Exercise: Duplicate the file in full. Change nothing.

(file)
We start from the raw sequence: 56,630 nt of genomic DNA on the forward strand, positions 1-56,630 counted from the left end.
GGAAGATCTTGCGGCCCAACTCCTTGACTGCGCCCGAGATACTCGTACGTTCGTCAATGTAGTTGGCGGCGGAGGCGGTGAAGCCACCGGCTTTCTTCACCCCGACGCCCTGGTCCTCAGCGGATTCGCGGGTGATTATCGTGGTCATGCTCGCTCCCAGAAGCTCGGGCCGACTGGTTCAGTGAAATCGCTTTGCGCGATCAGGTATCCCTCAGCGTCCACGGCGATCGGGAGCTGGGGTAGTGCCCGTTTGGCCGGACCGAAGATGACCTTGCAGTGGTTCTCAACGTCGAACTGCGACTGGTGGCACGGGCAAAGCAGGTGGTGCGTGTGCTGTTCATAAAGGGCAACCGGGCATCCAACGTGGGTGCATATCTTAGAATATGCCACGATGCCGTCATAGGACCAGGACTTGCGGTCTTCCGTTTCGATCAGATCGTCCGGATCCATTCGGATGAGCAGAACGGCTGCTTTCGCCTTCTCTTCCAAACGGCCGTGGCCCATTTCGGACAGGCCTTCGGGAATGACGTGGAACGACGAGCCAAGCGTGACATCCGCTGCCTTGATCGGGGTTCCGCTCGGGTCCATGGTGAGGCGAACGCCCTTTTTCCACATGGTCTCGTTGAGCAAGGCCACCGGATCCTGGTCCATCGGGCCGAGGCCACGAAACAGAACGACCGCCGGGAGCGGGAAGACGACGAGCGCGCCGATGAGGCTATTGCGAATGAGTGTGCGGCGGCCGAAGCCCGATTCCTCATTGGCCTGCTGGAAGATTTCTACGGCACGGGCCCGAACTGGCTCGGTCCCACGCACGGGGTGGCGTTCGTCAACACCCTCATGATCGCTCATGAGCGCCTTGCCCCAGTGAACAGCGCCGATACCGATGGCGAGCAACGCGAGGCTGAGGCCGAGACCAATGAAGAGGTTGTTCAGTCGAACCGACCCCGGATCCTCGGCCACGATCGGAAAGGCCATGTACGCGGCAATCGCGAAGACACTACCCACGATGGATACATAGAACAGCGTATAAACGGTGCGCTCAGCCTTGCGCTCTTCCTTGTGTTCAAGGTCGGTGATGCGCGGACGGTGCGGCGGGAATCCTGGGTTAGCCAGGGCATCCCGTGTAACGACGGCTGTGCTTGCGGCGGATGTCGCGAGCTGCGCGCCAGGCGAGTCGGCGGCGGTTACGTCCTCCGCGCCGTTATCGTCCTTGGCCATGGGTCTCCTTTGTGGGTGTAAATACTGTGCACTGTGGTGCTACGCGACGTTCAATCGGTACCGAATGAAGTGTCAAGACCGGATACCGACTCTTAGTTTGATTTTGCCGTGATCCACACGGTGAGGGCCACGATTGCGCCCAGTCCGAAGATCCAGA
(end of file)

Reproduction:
We start from the raw sequence: 56,630 nt of genomic DNA on the forward strand, positions 1-56,630 counted from the left end.
GGAAGATCTTGCGGCCCAACTCCTTGACTGCGCCCGAGATACTCGTACGTTCGTCAATGTAGTTGGCGGCGGAGGCGGTGAAGCCACCGGCTTTCTTCACCCCGACGCCCTGGTCCTCAGCGGATTCGCGGGTGATTATCGTGGTCATGCTCGCTCCCAGAAGCTCGGGCCGACTGGTTCAGTGAAATCGCTTTGCGCGATCAGGTATCCCTCAGCGTCCACGGCGATCGGGAGCTGGGGTAGTGCCCGTTTGGCCGGACCGAAGATGACCTTGCAGTGGTTCTCAACGTCGAACTGCGACTGGTGGCACGGGCAAAGCAGGTGGTGCGTGTGCTGTTCATAAAGGGCAACCGGGCATCCAACGTGGGTGCATATCTTAGAATATGCCACGATGCCGTCATAGGACCAGGACTTGCGGTCTTCCGTTTCGATCAGATCGTCCGGATCCATTCGGATGAGCAGAACGGCTGCTTTCGCCTTCTCTTCCAAACGGCCGTGGCCCATTTCGGACAGGCCTTCGGGAATGACGTGGAACGACGAGCCAAGCGTGACATCCGCTGCCTTGATCGGGGTTCCGCTCGGGTCCATGGTGAGGCGAACGCCCTTTTTCCACATGGTCTCGTTGAGCAAGGCCACCGGATCCTGGTCCATCGGGCCGAGGCCACGAAACAGAACGACCGCCGGGAGCGGGAAGACGACGAGCGCGCCGATGAGGCTATTGCGAATGAGTGTGCGGCGGCCGAAGCCCGATTCCTCATTGGCCTGCTGGAAGATTTCTACGGCACGGGCCCGAACTGGCTCGGTCCCACGCACGGGGTGGCGTTCGTCAACACCCTCATGATCGCTCATGAGCGCCTTGCCCCAGTGAACAGCGCCGATACCGATGGCGAGCAACGCGAGGCTGAGGCCGAGACCAATGAAGAGGTTGTTCAGTCGAACCGACCCCGGATCCTCGGCCACGATCGGAAAGGCCATGTACGCGGCAATCGCGAAGACACTACCCACGATGGATACATAGAACAGCGTATAAACGGTGCGCTCAGCCTTGCGCTCTTCCTTGTGTTCAAGGTCGGTGATGCGCGGACGGTGCGGCGGGAATCCTGGGTTAGCCAGGGCATCCCGTGTAACGACGGCTGTGCTTGCGGCGGATGTCGCGAGCTGCGCGCCAGGCGAGTCGGCGGCGGTTACGTCCTCCGCGCCGTTATCGTCCTTGGCCATGGGTCTCCTTTGTGGGTGTAAATACTGTGCACTGTGGTGCTACGCGACGTTCAATCGGTACCGAATGAAGTGTCAAGACCGGATACCGACTCTTAGTTTGATTTTGCCGTGATCCACACGGTGAGGGCCACGATTGCGCCCAGTCCGAAGATCCAGA